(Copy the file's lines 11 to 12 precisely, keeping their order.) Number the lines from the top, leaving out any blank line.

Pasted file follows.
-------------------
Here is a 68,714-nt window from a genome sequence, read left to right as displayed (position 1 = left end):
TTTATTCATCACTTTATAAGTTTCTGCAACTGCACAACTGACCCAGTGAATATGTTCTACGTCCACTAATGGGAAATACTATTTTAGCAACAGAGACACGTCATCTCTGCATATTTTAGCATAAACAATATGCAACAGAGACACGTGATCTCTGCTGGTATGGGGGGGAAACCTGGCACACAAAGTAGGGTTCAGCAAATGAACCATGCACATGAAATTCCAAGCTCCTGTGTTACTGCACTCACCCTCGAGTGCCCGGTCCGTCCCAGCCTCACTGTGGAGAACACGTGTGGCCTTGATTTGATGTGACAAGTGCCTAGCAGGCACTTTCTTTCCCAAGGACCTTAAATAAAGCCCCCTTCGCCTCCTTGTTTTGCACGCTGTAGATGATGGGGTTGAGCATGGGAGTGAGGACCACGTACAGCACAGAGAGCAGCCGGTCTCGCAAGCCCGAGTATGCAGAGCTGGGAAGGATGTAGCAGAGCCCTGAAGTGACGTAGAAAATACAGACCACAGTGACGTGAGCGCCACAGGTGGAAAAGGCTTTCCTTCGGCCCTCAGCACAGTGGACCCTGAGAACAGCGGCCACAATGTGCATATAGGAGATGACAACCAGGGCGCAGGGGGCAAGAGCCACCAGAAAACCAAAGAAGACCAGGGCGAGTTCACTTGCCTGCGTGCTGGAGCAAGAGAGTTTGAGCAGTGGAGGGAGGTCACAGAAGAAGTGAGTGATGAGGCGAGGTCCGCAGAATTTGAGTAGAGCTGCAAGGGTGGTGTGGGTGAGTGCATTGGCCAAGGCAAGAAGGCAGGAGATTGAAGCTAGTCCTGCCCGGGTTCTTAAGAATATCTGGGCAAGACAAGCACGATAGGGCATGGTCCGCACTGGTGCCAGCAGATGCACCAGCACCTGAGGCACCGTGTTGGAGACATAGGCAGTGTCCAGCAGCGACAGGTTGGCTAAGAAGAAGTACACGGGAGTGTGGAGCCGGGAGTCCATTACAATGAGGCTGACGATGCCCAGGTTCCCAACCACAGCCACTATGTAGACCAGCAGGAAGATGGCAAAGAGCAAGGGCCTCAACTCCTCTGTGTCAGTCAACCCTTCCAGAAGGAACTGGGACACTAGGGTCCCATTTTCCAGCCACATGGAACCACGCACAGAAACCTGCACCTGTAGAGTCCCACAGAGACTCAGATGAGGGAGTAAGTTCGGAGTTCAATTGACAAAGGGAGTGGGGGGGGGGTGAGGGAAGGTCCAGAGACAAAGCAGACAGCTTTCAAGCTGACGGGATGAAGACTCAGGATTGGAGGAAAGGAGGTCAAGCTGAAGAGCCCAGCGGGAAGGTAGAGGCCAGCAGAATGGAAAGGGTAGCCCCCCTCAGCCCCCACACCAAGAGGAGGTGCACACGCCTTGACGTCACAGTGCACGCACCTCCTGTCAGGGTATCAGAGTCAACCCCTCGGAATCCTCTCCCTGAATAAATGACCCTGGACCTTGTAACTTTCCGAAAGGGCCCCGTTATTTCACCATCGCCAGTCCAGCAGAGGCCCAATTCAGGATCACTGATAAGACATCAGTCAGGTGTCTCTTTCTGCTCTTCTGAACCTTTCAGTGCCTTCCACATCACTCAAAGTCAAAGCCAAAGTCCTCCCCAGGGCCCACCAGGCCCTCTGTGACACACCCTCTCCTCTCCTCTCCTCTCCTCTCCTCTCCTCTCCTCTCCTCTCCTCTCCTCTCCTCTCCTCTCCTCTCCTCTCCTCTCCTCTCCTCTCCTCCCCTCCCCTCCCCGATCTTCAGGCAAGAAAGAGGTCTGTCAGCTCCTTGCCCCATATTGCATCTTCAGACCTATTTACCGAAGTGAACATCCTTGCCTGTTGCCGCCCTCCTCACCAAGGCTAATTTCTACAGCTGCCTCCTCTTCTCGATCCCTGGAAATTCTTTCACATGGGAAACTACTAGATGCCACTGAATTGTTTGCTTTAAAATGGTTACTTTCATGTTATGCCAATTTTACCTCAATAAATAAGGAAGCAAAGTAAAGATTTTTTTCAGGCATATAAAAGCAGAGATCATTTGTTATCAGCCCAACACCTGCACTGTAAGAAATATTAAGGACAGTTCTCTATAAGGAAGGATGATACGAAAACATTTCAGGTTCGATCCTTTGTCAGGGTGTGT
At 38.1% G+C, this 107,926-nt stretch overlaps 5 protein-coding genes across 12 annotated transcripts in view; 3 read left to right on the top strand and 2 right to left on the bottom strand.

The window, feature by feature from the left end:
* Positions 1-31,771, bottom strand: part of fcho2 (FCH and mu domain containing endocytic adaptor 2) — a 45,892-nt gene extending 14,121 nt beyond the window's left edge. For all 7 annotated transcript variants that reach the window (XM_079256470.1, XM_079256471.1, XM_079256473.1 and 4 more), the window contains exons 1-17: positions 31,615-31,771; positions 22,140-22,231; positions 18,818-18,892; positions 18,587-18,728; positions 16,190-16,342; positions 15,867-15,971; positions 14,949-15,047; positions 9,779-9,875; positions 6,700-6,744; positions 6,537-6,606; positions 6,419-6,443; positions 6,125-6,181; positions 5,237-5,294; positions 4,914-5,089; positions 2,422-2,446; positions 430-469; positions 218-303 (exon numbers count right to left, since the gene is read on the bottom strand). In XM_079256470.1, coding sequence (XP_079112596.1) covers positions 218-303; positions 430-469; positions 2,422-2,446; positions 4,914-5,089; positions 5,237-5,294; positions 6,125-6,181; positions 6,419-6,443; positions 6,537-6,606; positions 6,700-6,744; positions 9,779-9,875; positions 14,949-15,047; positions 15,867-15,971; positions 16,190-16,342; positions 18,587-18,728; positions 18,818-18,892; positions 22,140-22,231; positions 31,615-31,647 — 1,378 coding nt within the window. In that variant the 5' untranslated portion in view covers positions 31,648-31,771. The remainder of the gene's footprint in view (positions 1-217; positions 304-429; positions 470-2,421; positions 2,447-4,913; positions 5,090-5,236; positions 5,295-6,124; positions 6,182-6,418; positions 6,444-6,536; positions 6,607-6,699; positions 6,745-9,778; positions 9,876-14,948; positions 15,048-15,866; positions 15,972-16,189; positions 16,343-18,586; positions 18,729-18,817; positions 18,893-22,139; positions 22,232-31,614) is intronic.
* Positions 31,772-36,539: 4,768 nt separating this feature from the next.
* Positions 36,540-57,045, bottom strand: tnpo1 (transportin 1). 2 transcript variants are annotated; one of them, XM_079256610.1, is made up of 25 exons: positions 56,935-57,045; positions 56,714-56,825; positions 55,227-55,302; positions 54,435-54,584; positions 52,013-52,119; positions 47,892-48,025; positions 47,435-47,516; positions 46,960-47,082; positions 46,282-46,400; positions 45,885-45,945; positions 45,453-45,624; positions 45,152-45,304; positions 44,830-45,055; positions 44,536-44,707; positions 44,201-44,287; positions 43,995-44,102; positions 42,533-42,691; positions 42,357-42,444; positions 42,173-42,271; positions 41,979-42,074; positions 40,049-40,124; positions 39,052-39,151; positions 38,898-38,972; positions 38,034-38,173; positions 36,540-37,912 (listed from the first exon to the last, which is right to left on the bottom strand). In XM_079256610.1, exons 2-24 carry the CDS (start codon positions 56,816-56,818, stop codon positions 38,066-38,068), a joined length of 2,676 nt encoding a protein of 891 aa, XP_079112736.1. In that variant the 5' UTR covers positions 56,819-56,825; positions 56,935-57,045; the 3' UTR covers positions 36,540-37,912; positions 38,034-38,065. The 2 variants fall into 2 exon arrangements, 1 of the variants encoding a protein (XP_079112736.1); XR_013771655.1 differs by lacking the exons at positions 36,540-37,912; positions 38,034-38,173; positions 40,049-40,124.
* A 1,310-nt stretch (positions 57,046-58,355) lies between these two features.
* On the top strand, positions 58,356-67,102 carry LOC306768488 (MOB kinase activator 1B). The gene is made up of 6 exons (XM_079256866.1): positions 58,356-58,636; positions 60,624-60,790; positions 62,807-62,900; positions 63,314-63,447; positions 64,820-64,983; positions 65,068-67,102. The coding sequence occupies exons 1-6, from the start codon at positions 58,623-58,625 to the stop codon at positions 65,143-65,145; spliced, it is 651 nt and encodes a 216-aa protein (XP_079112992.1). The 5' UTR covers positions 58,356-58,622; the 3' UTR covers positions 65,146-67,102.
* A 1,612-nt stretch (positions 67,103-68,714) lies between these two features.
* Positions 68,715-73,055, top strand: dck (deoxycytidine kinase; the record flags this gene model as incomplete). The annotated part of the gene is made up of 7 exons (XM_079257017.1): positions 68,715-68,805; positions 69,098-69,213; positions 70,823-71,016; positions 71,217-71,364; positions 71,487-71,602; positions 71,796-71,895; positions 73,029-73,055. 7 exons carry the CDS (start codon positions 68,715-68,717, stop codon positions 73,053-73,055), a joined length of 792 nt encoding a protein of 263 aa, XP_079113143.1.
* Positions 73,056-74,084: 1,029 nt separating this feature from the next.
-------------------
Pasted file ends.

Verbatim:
* Positions 68,715-73,055, top strand: dck (deoxycytidine kinase; the record flags this gene model as incomplete). The annotated part of the gene is made up of 7 exons (XM_079257017.1): positions 68,715-68,805; positions 69,098-69,213; positions 70,823-71,016; positions 71,217-71,364; positions 71,487-71,602; positions 71,796-71,895; positions 73,029-73,055. 7 exons carry the CDS (start codon positions 68,715-68,717, stop codon positions 73,053-73,055), a joined length of 792 nt encoding a protein of 263 aa, XP_079113143.1.
* Positions 73,056-74,084: 1,029 nt separating this feature from the next.